If Israeli Jews fear Palestinian youth when they see them on a street, uncertain whether they may wield a knife against them, Palestinians are not sure whether youth they encounter on the street are common criminals or not. Crime as a result of lack of opportunity and un- or under employment among Palestinian youth is but one major concern that Palestinian society is unwilling to openly discuss.

If Palestinian youth expect to be humiliated by Israeli Jews, it’s the humiliation by their own that really hits home. Standing with a friend in line at a kiosk in Jaffa several years ago, Abed noted in front of them a middle-aged Palestinian woman, a local politician, clutch her hand bag, afraid that they intended to rob her. “I never felt so humiliated in my life,” Abed said. Had they been initially willing to do anything the woman might have asked of them, Abed and his friends’ response to her assumption that they were common thieves was to intimidate her even more.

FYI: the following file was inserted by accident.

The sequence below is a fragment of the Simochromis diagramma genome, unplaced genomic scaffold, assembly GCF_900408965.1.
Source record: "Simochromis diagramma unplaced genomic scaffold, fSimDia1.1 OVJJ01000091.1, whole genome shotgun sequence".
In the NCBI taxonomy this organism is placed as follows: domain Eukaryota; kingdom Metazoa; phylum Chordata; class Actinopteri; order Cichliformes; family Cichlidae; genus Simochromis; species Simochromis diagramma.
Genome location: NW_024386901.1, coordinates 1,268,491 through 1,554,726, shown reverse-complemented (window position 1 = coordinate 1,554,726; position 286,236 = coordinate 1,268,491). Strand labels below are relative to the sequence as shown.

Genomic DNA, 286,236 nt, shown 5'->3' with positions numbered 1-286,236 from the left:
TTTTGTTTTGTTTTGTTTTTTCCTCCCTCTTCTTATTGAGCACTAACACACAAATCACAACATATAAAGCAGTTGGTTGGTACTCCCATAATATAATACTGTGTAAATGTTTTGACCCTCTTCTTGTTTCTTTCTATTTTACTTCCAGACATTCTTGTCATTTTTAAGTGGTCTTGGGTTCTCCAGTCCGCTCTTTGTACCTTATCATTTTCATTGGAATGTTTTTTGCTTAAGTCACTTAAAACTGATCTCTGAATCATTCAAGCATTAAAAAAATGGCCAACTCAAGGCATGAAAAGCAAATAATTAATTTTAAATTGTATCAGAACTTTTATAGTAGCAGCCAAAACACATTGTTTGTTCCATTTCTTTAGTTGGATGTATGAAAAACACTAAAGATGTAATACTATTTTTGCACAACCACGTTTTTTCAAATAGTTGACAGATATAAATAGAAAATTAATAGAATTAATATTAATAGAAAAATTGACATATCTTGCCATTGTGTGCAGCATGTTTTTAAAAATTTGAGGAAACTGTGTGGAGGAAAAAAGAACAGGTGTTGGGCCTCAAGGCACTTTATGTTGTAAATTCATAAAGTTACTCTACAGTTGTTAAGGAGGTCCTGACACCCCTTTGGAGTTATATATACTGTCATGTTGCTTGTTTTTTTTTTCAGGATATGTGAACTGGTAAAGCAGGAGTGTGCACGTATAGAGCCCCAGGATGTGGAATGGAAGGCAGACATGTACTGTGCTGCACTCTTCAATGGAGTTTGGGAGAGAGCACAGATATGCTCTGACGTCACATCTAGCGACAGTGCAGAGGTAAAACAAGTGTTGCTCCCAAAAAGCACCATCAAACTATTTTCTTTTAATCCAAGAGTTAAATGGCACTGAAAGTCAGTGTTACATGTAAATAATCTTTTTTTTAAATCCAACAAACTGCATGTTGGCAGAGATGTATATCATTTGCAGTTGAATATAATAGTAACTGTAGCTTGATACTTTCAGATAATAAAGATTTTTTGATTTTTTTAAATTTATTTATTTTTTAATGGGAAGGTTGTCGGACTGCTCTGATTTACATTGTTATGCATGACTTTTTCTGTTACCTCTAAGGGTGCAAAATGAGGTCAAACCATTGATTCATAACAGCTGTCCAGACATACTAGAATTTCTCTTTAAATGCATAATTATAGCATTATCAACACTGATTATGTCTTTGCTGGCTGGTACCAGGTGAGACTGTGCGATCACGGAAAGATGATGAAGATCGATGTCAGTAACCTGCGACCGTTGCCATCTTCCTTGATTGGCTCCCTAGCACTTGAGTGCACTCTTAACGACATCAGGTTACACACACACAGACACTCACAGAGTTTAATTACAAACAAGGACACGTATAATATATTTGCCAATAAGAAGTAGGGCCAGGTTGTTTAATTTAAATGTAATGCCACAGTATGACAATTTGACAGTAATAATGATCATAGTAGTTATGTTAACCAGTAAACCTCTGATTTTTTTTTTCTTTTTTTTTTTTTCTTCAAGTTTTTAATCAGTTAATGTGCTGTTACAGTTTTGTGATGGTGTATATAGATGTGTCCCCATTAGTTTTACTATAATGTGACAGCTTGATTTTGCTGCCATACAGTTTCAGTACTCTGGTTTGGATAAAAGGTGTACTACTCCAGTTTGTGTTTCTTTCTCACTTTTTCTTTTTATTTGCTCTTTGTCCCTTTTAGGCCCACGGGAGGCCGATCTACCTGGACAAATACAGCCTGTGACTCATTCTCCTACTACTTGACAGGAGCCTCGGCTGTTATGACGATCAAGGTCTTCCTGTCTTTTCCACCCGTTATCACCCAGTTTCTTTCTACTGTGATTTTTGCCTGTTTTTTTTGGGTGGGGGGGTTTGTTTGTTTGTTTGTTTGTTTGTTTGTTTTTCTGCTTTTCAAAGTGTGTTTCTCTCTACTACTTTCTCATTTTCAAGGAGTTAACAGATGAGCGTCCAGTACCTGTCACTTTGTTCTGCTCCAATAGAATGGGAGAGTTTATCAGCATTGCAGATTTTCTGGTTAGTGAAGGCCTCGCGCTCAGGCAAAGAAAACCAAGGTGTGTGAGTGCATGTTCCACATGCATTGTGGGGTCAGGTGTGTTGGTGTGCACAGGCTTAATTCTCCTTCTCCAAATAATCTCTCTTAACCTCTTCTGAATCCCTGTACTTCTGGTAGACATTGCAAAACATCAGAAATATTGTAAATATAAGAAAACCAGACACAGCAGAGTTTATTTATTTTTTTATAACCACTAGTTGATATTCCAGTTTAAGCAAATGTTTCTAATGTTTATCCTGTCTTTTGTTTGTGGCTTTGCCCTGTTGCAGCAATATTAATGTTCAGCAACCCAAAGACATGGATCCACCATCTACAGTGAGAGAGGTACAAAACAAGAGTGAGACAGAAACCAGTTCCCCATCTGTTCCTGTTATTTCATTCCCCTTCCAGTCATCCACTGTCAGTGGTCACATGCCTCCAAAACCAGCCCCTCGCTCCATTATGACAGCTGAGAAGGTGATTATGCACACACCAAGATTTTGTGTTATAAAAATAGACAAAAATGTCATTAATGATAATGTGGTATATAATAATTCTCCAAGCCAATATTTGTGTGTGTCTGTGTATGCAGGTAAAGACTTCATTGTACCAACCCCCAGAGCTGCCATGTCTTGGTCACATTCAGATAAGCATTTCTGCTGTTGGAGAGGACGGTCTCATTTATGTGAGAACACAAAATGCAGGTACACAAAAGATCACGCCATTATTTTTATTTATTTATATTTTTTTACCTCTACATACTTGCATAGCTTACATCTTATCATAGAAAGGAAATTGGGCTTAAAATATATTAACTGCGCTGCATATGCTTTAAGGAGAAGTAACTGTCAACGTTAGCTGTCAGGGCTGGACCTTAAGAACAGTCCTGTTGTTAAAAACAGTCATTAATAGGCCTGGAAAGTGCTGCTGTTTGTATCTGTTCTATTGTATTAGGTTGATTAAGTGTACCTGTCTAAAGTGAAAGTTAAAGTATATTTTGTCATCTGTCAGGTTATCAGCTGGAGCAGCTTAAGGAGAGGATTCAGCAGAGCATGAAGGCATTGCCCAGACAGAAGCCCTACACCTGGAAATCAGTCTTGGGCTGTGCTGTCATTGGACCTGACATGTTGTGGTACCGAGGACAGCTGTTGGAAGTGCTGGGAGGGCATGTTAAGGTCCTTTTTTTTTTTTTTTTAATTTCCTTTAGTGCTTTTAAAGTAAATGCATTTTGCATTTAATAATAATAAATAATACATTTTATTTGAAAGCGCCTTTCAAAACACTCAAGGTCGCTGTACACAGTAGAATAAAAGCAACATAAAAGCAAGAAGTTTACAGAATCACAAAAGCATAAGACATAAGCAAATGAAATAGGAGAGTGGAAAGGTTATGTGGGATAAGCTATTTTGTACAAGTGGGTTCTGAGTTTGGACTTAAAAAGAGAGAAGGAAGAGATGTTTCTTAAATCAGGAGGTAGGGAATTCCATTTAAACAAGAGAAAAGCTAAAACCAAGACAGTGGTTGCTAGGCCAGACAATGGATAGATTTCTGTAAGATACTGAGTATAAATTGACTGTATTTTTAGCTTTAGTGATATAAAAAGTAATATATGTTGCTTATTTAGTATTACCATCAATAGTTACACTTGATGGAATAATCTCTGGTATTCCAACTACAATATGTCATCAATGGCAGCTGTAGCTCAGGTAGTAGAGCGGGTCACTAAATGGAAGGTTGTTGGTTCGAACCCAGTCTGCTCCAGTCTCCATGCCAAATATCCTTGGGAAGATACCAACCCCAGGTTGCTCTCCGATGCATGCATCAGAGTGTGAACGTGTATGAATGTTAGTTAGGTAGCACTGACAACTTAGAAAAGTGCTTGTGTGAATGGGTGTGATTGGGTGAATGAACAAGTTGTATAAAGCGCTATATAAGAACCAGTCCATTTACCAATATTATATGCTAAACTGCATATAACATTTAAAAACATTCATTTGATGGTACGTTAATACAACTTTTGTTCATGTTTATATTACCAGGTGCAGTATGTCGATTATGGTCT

Abed and his friend’s response is reflective of a Palestinian youth that not only feels it has no prospects but also that the issues that concern it most are hushed up. Stigmatization by both Israelis and Palestinians and fear of the police and criminal gangs is but one of the problems. Palestinian youths are being pulled in multiple directions, the religious charge they are not religious enough while secularists charge they are too religious. Their concerns unrecognized, political apathy reigns as a result of which Palestinian youth in Israel and the West Bank often stand accused of not being engaged. They feel damned if they do and damned if they don’t.